Few will recognize the name of Sister Maria Innocentia, which is the name she took when she became a nun. But at the mention of her last name many will associate ceramic figurines with her for her last name was Hummel.
#BertaHummel was born in 1909. Her artistic talent was spotted early by her father and she went on to study art in Munich. She came from a devout Catholic family and after her studies she applied to join the Congregation of the Franciscan Sisters of Siessen. She was accepted as a postulate and as a novice taking the name #SisterMariaInnocentia. The convent used her talents by sending her to local schools to teach art. She loved to draw pictures of children and the convent was so impressed they sent them to a publisher. He loved them and published them in postcard form and later a number of her drawings in Das Hummel-Buch. The postcards and book were seen by porcelain artwork factory owner named #FranzGoebel who was looking for a new line to produce. An agreement was reached and Goebel was given sole right to create the figurines on her artwork. The figurines became popular and although the war years slowed sales they were buoyed by American servicemen buying and taking them home when on leave. Her painting titled ‘The Volunteers’ was denounced by Hitler and the distribution of her art was forbidden in Germany.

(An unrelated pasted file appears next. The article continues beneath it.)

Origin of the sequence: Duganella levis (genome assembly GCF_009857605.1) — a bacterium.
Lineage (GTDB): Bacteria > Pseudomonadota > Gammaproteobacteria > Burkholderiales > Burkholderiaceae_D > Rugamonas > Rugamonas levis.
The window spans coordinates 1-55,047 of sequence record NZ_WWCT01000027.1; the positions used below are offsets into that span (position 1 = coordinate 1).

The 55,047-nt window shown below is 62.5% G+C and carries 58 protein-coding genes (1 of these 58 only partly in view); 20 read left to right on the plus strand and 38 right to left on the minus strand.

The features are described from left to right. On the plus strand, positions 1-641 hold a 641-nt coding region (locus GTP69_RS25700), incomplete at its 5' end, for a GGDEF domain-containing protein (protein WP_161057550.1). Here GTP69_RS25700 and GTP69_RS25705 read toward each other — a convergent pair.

Hummel also drew sketches that contained the Star of David, a dangerous theme in those times. She drew angels in gowns covered with slightly skewed six-pointed stars. She designed items for the convent. Her ‘Stations of the Cross’ truly express her artistic individuality. She symbolized the juncture of the Old and New Testaments by designing a cross with a menorah before it. Sister Maria was diagnosed with tuberculosis in 1944 she survived to see the French liberate the convent but died on 6 November 1946 at the youthful age of 37. Goebel ceased producing the figurines in 2008 even though they remain popular.
A life too short, a talent gone but her legacy remains and will, I hope, continue for a long time into the future.
I have this picture of the little girl. It is in frame, but I cannot see a copyright stamp on it . Is it possible it could be a actual drawing. I think it is beautiful either way and was quiet intrigued with the Sisters story.
Without seeing your image first hand, I am unable to tell you whether or not it is an original drawing or print. If there is an auction house near you, their specialists could look at it and tell you. She was a talented artist and her story is remarkable, I agree.